Glen Rovers followers, starved of a win for the past 25 years and with only two final appearances in the interim, hoped that it would be third time lucky.
For conclusions, they looked at the form guide.
Sars, who suffered a first round loss, played well in their previous two games and seemed to have more momentum entering the final. The Riverstown outfit’s more balanced 15 would use the experience of recent victories to face down the expected challenge of the city side.
The Glen’s 25-year famine meant they were going into the game with low expectations and little pressure. There was a sense that their hunger to return to this level would be a significant factor. And they had a marquee forward in Pat Horgan who could carry the day.
The questions were answered very early in the game as Sars dominated from beginning to end in a one-sided, hugely disappointing final.
Searching for answers for the level of the performance they displayed, the Glen will look back at their tough semi-final replay a week ago, having to play three weeks in a row and the emotional and physical energy spent in that process.
Wherever the explanation lies, Sars work rate, enthusiasm, skill, first touch and team work was far superior to their opponents. By the seventh minute, this game was over. Sars full-forward Kieran Murphy was released by his colleague Eoin O’Sullivan and he ran through, held the ball long enough to draw Glen corner back David Dooling and set up captain Tadhg Óg Murphy, who picked his spot for the crucial opening goal.
It was a clever forward move and demonstrated the difference between the teams. Sars used the ball well in attack, cleverly recycling possession when the need arose. Allied to this, they closed quickly on their opponents when they lost the sliotar, making it difficult for the Glen defenders to find colleagues further forward.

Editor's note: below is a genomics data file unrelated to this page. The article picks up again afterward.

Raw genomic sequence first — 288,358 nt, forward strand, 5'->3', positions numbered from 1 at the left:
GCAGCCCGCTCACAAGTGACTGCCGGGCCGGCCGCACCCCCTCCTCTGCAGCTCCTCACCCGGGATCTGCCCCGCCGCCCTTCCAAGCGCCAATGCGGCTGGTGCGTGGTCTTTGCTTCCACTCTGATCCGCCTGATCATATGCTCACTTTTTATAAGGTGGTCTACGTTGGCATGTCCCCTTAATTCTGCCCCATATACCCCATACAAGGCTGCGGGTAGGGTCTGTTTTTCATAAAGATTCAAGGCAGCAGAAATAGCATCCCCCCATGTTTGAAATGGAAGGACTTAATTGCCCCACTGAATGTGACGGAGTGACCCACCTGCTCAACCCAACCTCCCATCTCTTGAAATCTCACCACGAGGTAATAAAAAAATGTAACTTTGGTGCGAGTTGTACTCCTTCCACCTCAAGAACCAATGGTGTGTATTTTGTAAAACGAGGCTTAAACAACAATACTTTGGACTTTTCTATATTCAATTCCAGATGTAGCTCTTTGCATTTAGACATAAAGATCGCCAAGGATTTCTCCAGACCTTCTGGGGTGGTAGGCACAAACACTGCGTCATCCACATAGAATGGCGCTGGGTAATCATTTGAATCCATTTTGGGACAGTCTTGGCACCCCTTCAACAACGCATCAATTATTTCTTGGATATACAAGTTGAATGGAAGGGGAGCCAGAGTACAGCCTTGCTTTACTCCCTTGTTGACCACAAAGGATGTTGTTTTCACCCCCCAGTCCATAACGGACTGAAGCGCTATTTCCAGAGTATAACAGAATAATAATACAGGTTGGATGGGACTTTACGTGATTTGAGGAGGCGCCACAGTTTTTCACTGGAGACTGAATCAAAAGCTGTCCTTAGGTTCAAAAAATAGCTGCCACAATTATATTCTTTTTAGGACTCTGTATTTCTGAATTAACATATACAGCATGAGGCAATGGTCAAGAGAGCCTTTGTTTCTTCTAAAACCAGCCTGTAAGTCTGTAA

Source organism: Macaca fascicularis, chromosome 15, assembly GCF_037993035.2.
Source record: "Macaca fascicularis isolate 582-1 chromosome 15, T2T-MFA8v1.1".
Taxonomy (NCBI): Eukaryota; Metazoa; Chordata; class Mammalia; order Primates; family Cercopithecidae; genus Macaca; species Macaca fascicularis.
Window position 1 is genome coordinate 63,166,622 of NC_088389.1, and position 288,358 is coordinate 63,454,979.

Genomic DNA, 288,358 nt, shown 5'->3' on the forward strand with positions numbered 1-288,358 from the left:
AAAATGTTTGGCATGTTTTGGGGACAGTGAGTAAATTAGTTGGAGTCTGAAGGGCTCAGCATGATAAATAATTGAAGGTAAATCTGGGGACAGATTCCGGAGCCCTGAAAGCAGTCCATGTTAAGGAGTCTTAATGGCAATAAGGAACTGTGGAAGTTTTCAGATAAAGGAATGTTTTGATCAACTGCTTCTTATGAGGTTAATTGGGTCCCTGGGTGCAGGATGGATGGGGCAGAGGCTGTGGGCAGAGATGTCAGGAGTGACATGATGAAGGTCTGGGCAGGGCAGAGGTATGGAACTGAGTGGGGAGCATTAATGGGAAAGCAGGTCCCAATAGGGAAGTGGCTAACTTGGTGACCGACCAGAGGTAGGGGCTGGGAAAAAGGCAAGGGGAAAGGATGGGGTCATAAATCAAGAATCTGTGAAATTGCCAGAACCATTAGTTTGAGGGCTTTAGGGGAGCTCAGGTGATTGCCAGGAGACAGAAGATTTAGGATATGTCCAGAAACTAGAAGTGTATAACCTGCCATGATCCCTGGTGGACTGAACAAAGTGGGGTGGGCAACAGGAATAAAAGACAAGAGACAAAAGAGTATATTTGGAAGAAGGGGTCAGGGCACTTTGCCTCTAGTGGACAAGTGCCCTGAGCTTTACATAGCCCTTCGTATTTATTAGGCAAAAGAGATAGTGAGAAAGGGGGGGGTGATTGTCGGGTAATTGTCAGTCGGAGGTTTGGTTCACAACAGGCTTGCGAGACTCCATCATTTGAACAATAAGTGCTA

The Glen simply didn’t have the same class up front but it was the deficiency in the work rate department that will be questioned most by their supporters.
The Sars defence coped comfortably with the Glen attacking sextet in general play and, crucially, their defenders were able to work the ball out at will as the required tackling, intensity and closing-down ferocity never materialised from the Blackpool outfit.
All over the field, the men from Riverstown were busy supporting each other, with their forwards funnelling back quickly and their defenders covering for each other from the throw-in.
That will be a hammer blow to the Glen this morning when they come to terms with how they lost this game. The Glen needed to be ultra competitive from the off, and started Horgan at top of the right, where he was marked by inter-county colleague Conor O’Sullivan, in O’Sullivan’s favourite position.
Early on, a few good deliveries were sent into the full-forward position resulting in only one good point in the fifth minute by Conor Dorris. But they needed big scores from the throw in, and Horgan to deliver, but he was wide with three free attempts in the first 20 minutes.
These missed scores were blows to the team both psychologically and on the scoreboard.
It allowed Sars grow and their half-back line and midfield held the whip hand. Gavin O’Loughlin, lining out at centre-half forward, knocked over three fine points from long range and Cian McCarthy had four more from placed balls to put them 10 points up and into an unassailable lead by half-time.
The Glen management made some changes at half time but the second half was a mirror image of the first. Kieran Murphy displayed great positional sense by getting behind his marker to take a high centre and plunder their second goal with 10 minutes left, but it was academic at that stage.
Sars’ scoring capacity wasn’t matched by Glen Rovers, with only one forward scoring from play in the entire game. It was a sad day for this proud club but they were well beaten by a vastly superior team.
Sars were in a different class. With four county titles since 2008, they have bigger fish to fry now. Each previous county title was followed with a disappointing Munster club campaign. One could argue that this is now their best balanced team of the four, with Daniel Roche and William Kearney, somewhat nomadic on previous teams, finding their niche in defence.
Ground conditions have been very good up to now too, and if there is no major deterioration throughout the Munster club campaign it will suit their style.
Cork clubs need to be challenging for provincial and national honours once more. The onus is now on the Riverstown club to take on this challenge.
They will have learned from previous defeats and they are certainly equal to what’s out there.